November 1, 2011
California's Fourth and Eighth Grade Students
Continue Math and Reading Gains
State Schools Chief Tom Torlakson Comments on NAEP Results
SACRAMENTO—The latest National Assessment of Educational Progress (NAEP) results show California's fourth and eighth grade students continue to make incremental gains in reading and mathematics scores, State Superintendent of Public Instruction Tom Torlakson reported today.
The average scores of California students tested on the 2011 NAEP were statistically unchanged from 2009, but higher than in 2005 or 2007 in both subjects, continuing a long-term trend of steady progress. Average scores for California as well as the nation continue to place at the Basic achievement level, which denotes partial mastery of fundamental skills, although California's average scores were lower than the national average. (NAEP scores fall into four categories: Advanced, Proficient, Basic, and below Basic.)
"Our students are still making progress, even as they swim against a riptide of crowded classrooms and deep budget cuts to our schools," Torlakson said. "Asked to do more with less, students, teachers, school employees, and administrators have delivered. Imagine how much more they could accomplish—and how many more students would share in this progress—with the resources they deserve."
The NAEP reading and mathematics assessments take place every other year and provide states with trend data that can be compared over time.
Because California is much more demographically diverse than the nation as a whole, assessment experts also look at the performance of student subgroups in making comparisons.
On the Grade Four Reading assessment, the average score for many student groups in California was comparable to those at the national level, and the average score for the male and African American student groups moved up to the NAEP Basic achievement level for the first time. Several grade four student groups have made gains in reading since 2005, including African American, Hispanic, Asian, and economically disadvantaged students.
On the Grade Eight Reading assessment, the average scores for most student groups in California were lower than those of their peers at the national level, although the African American student group scored comparably to their peers at the national level. Since 2009, economically disadvantaged students had a gain in average score, and their average score moved into the NAEP Basic achievement level for the first time. Similar results were found for the Hispanic student group, which has had a significant improvement in average score since 2007 and, for the first time, scored at the NAEP Basic achievement level. The African American student group scored at the NAEP Basic achievement level for the first time in 2009, and scored at that same level in 2011. Grade eight female students in California have also shown significant improvement in their average score since 2007
On the Grade Four Mathematics assessment, white, African American, and Asian students in California scored comparably to their peers at the national level while the Hispanic student group scored lower. The average score for English language learners (ELLs) moved up to the NAEP Basic achievement level, and the average score for white and non-economically disadvantaged students moved from the NAEP Basic achievement level to the NAEP Proficient achievement level. Additionally, there have been score gains for many student groups since 2007, including male, female, Hispanic, economically disadvantaged, and non-economically disadvantaged students.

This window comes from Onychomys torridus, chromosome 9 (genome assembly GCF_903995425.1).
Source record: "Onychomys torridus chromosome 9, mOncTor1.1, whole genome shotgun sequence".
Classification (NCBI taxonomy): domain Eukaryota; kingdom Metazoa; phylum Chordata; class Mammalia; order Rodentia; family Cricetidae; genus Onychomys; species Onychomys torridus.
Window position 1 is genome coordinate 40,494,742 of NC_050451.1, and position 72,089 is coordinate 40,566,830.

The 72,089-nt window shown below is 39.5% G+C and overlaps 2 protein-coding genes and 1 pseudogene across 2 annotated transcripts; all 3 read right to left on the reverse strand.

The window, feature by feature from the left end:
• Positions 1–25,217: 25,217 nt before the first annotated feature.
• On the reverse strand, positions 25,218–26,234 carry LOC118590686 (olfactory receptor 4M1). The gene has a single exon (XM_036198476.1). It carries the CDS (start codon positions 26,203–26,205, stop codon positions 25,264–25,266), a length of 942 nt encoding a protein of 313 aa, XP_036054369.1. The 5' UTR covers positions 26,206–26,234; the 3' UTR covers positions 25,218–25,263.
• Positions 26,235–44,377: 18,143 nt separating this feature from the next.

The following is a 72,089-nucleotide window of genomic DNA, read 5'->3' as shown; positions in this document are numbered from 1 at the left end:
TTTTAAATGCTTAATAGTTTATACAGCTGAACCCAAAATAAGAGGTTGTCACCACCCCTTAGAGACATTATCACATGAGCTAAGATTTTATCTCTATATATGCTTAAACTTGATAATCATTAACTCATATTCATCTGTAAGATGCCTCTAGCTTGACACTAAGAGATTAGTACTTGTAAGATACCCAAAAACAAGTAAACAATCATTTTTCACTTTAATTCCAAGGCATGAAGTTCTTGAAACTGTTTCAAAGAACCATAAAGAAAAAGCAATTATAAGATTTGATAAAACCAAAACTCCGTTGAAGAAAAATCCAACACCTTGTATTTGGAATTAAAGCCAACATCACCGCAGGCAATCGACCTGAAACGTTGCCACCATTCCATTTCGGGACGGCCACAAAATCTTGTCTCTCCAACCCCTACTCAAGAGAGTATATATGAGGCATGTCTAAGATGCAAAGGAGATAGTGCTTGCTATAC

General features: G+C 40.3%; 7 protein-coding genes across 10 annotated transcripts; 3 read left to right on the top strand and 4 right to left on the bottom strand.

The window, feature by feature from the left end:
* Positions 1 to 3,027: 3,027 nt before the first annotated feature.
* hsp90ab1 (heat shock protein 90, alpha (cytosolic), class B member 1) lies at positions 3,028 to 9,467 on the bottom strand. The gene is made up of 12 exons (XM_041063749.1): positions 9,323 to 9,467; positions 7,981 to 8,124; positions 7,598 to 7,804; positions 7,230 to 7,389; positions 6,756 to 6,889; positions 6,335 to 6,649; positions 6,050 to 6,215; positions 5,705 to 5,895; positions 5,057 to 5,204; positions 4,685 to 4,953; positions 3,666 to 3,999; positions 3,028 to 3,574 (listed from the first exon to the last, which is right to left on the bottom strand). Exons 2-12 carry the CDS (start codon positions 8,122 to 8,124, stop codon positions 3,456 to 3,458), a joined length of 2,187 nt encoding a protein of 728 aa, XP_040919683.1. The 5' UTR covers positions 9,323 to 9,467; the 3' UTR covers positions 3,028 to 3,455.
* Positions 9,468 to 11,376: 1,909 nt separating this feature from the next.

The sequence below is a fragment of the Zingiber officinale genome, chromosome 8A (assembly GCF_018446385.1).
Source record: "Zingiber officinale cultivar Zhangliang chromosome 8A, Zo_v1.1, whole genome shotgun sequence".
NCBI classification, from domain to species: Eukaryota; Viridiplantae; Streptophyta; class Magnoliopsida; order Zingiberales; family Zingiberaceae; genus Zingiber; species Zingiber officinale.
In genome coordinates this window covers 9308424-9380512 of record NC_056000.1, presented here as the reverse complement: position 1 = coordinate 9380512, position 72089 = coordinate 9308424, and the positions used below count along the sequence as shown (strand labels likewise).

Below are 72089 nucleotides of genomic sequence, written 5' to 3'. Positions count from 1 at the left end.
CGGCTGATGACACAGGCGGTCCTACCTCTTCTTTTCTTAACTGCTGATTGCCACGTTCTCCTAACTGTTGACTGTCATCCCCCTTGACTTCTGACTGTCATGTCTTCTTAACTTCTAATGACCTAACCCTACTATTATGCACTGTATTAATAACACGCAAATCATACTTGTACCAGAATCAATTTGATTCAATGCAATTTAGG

Fewer gains were seen on the Grade Eight Mathematics assessment. The 2011 average score for most student groups in California was lower than at the national level, although the white student group scored comparably to their peers at the national level. While gains have been made by several grade eight student groups since 2005, the average score for ELLs has dropped.
In both subjects and at both grades, despite steady progress for many student groups, a significant achievement gap persists between white students and their Hispanic and African American peers. There have been no recent changes in California's White-Hispanic gap, which in most instances continues to be larger than the national gap. Results from the grade four mathematics assessment show an increase in this gap since 2005. The large percentage of ELLs that California schools serve compared to the nation as a whole might be a factor in these differences.
For example, at grade four approximately 28 percent of the Hispanic students that participated in the NAEP in California were ELLs compared to 9 percent nationally.
For both grades and subjects, the score gap between California's white and African American student groups is comparable to those at the national level. Results from the NAEP grade four reading assessment have shown a reduction in the gap between white and African American scores since 2005, with both student groups making score gains.
NAEP, also known as "The Nation's Report Card," is a national assessment that tests a representative sample of students in grades four, eight, and twelve in various subjects including reading, writing, mathematics, and science. NAEP provides a common yardstick for measuring student achievement nationwide, allowing for state comparisons. Results are released for the nation, states, and certain large urban school districts. There are no student- or school-level results. Reading and mathematics results for certain large urban districts are expected to be released later this year. Results from the 2011 science assessment are expected to be released in spring 2012.
Complete results for the 2011 NAEP reading and mathematics assessments are available online at the NAEP Web site: The Nation's Report Card - National Assessment of Educational Progress - NAEP [http://nces.ed.gov/nationsreportcard/] .